Finish Off Your Holiday Shopping Gifts Guaranteed For Christmas when ordered byDecember 18th!!
A great woven cotton rayon scarf, great to wear year round Price $24.-
Ladies stylish viscose tunic with beautiful bead work detail. In an easy fit with 3/4 sleeves and a sweetheart neckline. $89.-
Patricia’s Peruvian Belt in Blue Paisley
A note from Liza:
We wish all of our loyal customers and friends a wonderful holiday!!!
We are happy to help with any last minute needs for stockings and gifts just let us know how we can help.
Have fun and Happy Shopping- Liza
The Shops at Stevenson Village 10435 Stevenson Rd. Stevenson, Md. 21153
It’s the most wonderful time of the year, or so they say. The weeks ahead are full of seemingly endless “to-do” lists full of holiday shopping, baking, decorating and entertaining obligations. While the holiday season brings joy to many, it also brings its share of stress, especially for elderly relatives and friends and those who care for them. To ensure your older loved ones and friends don’t get lost in the holiday frenzy this year, keep them active and involved.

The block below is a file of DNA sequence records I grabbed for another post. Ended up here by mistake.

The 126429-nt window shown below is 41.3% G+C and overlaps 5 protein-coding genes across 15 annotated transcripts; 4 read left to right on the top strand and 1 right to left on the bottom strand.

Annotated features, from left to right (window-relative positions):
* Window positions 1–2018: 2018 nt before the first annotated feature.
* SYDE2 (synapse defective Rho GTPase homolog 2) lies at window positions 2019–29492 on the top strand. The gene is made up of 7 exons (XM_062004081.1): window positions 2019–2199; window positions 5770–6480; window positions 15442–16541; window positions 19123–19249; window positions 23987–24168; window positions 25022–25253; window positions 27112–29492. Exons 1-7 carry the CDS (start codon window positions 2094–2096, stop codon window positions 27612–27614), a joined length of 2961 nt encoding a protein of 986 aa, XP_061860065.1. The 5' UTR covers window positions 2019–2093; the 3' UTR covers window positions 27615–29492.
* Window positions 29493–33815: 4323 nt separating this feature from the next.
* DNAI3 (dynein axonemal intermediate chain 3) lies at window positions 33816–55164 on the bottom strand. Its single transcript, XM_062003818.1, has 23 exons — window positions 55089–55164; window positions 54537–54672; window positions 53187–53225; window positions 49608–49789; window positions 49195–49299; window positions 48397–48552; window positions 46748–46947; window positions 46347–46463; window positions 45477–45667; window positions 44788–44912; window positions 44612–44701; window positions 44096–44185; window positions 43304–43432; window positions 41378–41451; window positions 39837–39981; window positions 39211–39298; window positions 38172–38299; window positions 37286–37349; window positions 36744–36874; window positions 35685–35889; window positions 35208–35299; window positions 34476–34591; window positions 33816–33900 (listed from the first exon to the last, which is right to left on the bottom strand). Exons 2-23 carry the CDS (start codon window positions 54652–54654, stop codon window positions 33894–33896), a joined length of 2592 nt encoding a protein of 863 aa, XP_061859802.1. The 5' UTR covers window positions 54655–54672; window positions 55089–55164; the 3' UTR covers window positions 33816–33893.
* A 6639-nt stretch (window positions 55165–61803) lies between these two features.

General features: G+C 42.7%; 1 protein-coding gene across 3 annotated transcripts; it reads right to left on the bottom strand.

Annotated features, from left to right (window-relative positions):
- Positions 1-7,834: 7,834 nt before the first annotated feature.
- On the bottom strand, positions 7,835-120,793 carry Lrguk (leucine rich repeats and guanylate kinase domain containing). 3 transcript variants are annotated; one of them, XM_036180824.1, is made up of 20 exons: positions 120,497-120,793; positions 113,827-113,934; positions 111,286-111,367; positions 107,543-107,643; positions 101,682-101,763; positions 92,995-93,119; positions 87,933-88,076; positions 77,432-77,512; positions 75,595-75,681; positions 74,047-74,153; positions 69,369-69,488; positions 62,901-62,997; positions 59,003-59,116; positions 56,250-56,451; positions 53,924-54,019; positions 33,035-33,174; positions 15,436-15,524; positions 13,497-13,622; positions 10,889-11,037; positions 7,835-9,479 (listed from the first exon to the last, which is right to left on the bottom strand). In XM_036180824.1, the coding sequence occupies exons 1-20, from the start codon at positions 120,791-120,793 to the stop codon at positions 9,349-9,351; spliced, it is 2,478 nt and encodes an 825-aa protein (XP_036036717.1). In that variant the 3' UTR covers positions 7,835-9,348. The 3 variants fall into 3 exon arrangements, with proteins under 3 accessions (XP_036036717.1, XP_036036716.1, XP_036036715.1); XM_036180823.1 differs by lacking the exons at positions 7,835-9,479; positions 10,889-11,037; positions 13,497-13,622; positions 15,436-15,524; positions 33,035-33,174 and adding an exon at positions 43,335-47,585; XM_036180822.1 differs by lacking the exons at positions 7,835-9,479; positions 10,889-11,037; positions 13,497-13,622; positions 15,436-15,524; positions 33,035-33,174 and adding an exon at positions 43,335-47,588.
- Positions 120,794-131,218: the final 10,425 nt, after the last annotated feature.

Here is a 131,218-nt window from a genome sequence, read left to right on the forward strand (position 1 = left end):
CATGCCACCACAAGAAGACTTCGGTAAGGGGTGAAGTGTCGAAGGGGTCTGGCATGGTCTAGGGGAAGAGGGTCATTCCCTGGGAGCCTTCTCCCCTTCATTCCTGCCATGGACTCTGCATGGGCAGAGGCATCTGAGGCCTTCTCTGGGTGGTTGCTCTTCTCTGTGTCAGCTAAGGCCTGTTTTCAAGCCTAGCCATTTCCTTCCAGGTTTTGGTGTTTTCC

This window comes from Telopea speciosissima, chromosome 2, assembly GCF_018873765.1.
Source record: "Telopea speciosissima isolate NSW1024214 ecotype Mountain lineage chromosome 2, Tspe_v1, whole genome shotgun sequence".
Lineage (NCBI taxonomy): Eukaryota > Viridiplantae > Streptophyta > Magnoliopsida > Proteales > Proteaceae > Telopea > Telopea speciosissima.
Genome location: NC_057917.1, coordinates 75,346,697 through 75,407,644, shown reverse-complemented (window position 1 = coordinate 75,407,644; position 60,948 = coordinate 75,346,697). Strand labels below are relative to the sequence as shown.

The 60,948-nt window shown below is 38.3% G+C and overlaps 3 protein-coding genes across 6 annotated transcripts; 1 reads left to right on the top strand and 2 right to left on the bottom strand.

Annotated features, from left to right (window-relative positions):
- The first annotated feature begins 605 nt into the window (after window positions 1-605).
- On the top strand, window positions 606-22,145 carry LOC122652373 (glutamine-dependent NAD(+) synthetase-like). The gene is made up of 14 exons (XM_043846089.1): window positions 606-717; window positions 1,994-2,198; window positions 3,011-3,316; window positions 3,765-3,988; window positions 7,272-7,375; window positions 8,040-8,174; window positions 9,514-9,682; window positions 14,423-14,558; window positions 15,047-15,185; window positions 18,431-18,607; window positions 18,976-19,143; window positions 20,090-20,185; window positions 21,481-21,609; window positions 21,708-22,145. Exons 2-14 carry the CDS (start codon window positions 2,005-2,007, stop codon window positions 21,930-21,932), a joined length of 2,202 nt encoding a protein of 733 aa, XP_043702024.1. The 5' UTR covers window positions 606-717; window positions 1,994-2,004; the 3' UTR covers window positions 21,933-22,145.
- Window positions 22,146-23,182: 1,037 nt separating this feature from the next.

Celebrate the past. During the holiday season, the loss of family members and friends often comes to the forefront. Explore ways to honor those who are no longer with us during the holidays, and shift attention from loss to a celebration of lives well lived. Light candles, plant a tree or make a donation in honor of loved ones.
Step up involvement. Find relatively simple tasks older family members can assist with – from opening and organizing holiday cards to sitting at the kitchen table reading recipes as others prepare a meal.
Break the distance barrier. For seniors who live far from their families, the holidays can be particularly lonely as they watch other friends spend time with their nearby families. Even from a distance, you can schedule enjoyable and fun activities, such as sending tickets for local performances or a gift card for a restaurant meal with friends, to give your older family members something to look forward to.
Do what makes you happy. For caregivers and older adults alike, do what makes you happy – reading, cooking, exercising—during the holidays. Daily and weekly routines can be a source of comfort during the holiday season. Read More →